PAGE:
23 March 2014

Neocameralism and the Corporate-Governance Problem

The previous post was to say that I see the real division within the Dark Enlightenment as being between a strategy of converting the elite (neoreaction) and a strategy of replacing the elite (paleoreaction).

In America, that might line up somewhat as neocameralism vs monarchy, but that isn’t really the dividing line. There are those supporting monarchism because they can accept nothing else, but there are also neoreactionary monarchists, such as myself, who choose monarchism as strategically preferable to other neoreactionary options.

I concentrate on Britain, and I see monarchist rule as entirely feasible for Britain given any kind of large-scale visible failure of the existing regime. That doesn’t put me on the paleo side of the divide I described earlier. I could easily see myself being persuaded by the neocameralists if they can solve the corporate-governance problem more convincingly than Moldbug managed to do.

Moldbug’s method of guaranteeing shareholders’ rights is to have a computer system which can sabotage the management’s control if authorised to do so by a majority of shareholders voting via a secure automated cryptographic protocol. I never considered that practically workable. If you change the software, or even cause some change in the way the software operates, then you can modify who has rights over the state. I do not envision a system made so reliable and secure that that could not happen.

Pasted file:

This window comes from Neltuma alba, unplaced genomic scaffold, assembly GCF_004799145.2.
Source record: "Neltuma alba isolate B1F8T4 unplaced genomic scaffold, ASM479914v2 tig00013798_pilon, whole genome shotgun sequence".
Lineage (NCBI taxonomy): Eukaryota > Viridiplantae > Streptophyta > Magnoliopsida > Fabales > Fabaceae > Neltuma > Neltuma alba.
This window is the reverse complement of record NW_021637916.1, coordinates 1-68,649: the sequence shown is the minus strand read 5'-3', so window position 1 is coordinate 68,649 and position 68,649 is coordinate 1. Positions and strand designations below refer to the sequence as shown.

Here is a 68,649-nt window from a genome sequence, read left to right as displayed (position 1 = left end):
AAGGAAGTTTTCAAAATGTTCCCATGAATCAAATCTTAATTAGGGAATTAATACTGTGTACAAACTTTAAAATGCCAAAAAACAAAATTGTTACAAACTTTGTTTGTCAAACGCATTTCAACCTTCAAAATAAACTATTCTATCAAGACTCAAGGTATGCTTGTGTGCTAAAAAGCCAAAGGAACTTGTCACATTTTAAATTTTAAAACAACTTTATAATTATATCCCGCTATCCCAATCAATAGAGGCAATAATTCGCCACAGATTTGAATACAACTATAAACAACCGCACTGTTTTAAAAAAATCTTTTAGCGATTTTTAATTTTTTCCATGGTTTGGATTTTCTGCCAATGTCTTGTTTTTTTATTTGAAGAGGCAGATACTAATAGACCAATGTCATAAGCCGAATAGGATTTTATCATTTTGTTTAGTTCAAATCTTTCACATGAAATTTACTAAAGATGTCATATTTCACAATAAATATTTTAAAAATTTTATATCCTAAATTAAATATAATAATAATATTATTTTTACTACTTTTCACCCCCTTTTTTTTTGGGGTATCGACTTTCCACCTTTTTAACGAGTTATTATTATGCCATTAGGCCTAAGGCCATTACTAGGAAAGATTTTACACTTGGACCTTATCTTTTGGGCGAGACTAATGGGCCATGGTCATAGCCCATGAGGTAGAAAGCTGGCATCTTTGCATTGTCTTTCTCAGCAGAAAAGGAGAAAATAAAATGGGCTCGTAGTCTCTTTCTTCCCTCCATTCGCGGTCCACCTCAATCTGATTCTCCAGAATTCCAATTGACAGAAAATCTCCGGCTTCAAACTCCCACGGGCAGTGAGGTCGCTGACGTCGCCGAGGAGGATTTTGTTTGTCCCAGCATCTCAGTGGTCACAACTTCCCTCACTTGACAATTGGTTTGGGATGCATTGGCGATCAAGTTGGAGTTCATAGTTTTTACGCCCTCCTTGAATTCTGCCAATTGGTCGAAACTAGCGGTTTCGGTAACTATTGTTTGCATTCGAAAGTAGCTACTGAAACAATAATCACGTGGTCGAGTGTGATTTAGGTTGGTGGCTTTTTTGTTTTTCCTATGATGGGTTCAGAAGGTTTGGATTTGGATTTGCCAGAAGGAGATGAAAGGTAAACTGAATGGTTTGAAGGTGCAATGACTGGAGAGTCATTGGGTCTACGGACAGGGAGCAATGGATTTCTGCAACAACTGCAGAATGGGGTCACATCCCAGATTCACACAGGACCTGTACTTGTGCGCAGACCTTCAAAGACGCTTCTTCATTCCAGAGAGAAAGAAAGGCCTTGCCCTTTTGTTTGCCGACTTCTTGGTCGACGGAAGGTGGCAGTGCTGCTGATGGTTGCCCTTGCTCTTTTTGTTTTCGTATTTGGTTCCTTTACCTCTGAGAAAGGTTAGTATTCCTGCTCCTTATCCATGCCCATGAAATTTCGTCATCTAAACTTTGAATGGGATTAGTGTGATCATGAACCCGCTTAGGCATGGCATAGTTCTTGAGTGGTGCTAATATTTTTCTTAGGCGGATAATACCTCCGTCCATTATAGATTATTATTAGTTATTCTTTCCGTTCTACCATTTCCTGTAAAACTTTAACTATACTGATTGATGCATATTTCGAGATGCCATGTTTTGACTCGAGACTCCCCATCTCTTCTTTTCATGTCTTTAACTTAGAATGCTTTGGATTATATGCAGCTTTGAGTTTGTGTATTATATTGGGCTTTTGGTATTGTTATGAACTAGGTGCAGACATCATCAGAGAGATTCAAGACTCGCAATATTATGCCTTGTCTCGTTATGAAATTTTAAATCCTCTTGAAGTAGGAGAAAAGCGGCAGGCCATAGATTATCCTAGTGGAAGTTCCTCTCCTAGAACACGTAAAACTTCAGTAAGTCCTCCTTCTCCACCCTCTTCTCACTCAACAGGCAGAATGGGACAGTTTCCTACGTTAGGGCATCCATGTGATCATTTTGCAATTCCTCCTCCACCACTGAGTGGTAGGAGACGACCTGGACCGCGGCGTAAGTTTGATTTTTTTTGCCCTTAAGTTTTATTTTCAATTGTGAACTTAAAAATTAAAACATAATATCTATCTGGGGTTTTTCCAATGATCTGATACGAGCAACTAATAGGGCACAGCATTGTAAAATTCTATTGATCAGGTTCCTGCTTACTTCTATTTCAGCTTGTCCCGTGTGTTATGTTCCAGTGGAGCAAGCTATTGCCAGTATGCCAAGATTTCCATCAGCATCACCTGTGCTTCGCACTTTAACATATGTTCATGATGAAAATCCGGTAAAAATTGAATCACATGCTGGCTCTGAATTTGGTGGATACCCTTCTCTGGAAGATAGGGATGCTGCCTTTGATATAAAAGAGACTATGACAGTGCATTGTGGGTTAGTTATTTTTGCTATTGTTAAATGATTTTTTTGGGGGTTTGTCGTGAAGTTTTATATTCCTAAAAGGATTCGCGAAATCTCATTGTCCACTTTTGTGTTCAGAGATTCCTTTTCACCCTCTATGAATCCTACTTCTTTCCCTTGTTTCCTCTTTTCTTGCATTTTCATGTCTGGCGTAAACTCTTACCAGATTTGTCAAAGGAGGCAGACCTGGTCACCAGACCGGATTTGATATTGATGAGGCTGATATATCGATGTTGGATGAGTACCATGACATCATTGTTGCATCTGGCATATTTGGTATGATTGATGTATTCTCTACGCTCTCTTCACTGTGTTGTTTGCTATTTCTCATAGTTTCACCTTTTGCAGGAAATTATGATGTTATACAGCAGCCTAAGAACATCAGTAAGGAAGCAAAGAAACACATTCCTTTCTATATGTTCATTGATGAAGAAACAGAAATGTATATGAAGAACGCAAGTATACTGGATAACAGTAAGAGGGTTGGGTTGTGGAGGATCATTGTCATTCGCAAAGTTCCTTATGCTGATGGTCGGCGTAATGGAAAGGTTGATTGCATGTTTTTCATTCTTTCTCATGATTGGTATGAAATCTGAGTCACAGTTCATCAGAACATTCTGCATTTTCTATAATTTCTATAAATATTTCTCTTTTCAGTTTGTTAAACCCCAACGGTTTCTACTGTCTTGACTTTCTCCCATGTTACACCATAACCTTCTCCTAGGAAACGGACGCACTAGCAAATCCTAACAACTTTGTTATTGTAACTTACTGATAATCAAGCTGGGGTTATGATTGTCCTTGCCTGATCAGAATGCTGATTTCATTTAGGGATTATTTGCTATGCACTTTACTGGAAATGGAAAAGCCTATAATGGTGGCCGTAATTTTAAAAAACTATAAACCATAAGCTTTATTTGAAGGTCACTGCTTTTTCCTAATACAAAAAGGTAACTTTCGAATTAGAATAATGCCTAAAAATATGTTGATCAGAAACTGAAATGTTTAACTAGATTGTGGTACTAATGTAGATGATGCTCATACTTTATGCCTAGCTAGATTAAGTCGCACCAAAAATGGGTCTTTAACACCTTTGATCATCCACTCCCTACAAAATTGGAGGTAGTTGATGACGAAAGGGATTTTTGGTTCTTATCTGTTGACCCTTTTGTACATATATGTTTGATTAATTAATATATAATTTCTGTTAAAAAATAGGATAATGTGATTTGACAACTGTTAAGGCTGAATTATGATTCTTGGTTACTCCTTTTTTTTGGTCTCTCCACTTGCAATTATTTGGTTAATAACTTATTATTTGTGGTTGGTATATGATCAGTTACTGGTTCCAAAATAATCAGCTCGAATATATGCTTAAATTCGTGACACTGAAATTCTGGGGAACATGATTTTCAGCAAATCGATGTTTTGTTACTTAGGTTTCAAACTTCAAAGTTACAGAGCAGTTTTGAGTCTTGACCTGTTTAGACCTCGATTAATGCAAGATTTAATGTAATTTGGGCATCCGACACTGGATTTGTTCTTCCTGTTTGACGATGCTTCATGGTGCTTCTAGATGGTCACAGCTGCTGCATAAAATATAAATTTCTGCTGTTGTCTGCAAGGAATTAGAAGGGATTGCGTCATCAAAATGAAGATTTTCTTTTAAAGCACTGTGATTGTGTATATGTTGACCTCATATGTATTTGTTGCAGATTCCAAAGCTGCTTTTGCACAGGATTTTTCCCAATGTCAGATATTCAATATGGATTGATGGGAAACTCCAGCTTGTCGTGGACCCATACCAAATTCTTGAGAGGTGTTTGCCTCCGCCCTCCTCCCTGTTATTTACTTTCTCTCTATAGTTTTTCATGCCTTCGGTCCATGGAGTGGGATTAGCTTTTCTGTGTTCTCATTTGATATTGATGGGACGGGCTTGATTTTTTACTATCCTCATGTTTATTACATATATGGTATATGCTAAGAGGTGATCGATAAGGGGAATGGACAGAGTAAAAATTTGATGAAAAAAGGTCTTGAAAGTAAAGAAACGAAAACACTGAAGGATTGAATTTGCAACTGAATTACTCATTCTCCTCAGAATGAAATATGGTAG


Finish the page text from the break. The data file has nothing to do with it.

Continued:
There may be other mechanisms that would work. Bitcoin is a promising example: as in Moldbuggian Neocameralism, the software says who has what rights under the system. However, the software is not running in a sealed untamperable box; it runs on my PC and yours, and it can be and has been changed. However, it is in the interests of everyone who uses the system that rights be protected and maintained according to the common understanding of the users of the system.

There’s a big gap from that principle to a working neocameralism, but I am able to hope it might be bridged.

In the meantime, I am looking at a different gap, between a situation in which British democracy has failed and the King has taken temporary control, and a situation where his authority is accepted as permanent. I think that is bridgeable, in certain plausible circumstances. I certainly don’t think that working on this puts me on the opposite side of any fission to Nick Land.

What makes my proposed monarchy neoreactionary is that the political formula supporting it is not primarily tradition or religion, but pragmatic and rational. The former democrats who will be part of the system will have have changed their view on a lot of practical, empirical questions, but not on the way they see the world

What’s wrong with Paleoreaction?